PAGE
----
WHO CC Newsletter No. 25

Dear Reader,

As 2016 is coming to an end, we are preparing for Christmas and would like to conclude the year with our latest edition of the Newsletter on Water&Risk. We hope you have all had a pleasant year with new discoveries in the field of water and risk. While the analysis of E. coli in water is nearly unchanged for more than a century, new methods are continuously being developed in order to increase the specificity of tests, reduce the time needed to retrieve results, and provide more detailed information about the microbial water community. While highly specialized technicians use the latest analytical technologies to figure out differences on molecular levels, we still need robust and cheap methods for laboratory analyses that have to be carried out under basic conditions in low-resource settings. Sometimes equipment is limited, power cuts make incubation at specific temperatures challenging, ants discover agar plates as their food source, dust becomes the biggest enemy, and the ability to improvise is indispensable. Nevertheless, with robust analytical methods we are able to produce reliable results, detecting fecal contamination and revealing potential infectious risks.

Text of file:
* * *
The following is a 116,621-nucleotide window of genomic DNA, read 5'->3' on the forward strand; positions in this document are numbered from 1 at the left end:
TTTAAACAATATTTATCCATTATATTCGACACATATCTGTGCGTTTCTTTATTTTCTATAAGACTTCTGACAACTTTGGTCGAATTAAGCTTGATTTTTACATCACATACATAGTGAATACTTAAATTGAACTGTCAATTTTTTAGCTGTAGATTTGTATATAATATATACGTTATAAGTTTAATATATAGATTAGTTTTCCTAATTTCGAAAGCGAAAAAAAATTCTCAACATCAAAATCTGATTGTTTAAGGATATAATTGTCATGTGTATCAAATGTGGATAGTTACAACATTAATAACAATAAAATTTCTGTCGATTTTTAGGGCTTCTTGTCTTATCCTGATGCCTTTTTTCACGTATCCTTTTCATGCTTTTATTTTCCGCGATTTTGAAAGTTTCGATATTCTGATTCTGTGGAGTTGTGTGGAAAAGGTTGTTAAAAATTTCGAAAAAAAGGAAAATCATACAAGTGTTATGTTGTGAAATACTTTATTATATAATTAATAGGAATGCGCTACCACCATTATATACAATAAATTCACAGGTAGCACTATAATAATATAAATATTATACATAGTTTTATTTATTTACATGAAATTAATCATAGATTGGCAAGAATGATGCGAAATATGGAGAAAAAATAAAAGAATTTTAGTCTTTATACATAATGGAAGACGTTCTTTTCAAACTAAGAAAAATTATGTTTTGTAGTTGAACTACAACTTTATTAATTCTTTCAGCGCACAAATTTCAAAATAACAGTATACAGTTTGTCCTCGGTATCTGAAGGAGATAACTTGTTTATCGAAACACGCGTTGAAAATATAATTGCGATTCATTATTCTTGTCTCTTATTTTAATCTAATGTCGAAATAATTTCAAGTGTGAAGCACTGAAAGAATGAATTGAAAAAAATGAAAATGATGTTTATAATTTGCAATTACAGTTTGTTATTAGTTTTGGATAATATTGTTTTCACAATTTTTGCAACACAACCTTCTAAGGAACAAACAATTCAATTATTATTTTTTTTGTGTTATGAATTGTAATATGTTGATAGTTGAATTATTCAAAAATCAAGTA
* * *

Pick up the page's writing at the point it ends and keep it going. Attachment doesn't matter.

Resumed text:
These results are integrated into the decision-making supporting not only drinking water safety in lowresource settings, but also regarding recreational water quality and other water usages. The concentrations of fecal indicators in water serve as an indicator for health risks and help establish different guideline values which should not be exceeded depending on the intended use. Nonetheless, we must keep in mind that compliance with guideline values does not result in complete absence of risk. There are pathogens that do not correlate with fecal indicators; the amount of indicators may be influenced by the environment and season; and unique individual susceptibility to disease must be considered.

Finally, we can expect new risks to emerge, including antibiotic resistance and disease transmission through global trade. These are gaining increasing attention as researchers aim to deliver more knowledge about newly discovered risks that are carried via water. Let´s see what 2017 will bring.

Andrea Rechenburg

 

Content

  • Simple diagnostic solutions for low-resource settings – An illusion?
  • Health prevention and protection at ports- Insights from an internship at the Hamburg Port Health Center
  • Spread of multidrug-resistant bacteria via wastewater
  • Rationale and evolution of recreational fresh water quality criteria
  • Watermicro2017
  • Events on Water, Health and Risk Communication

 

Download

WHO CC Newsletter No. 25: high (pdf, 4.8 MB) / low (pdf, 1.3 MB)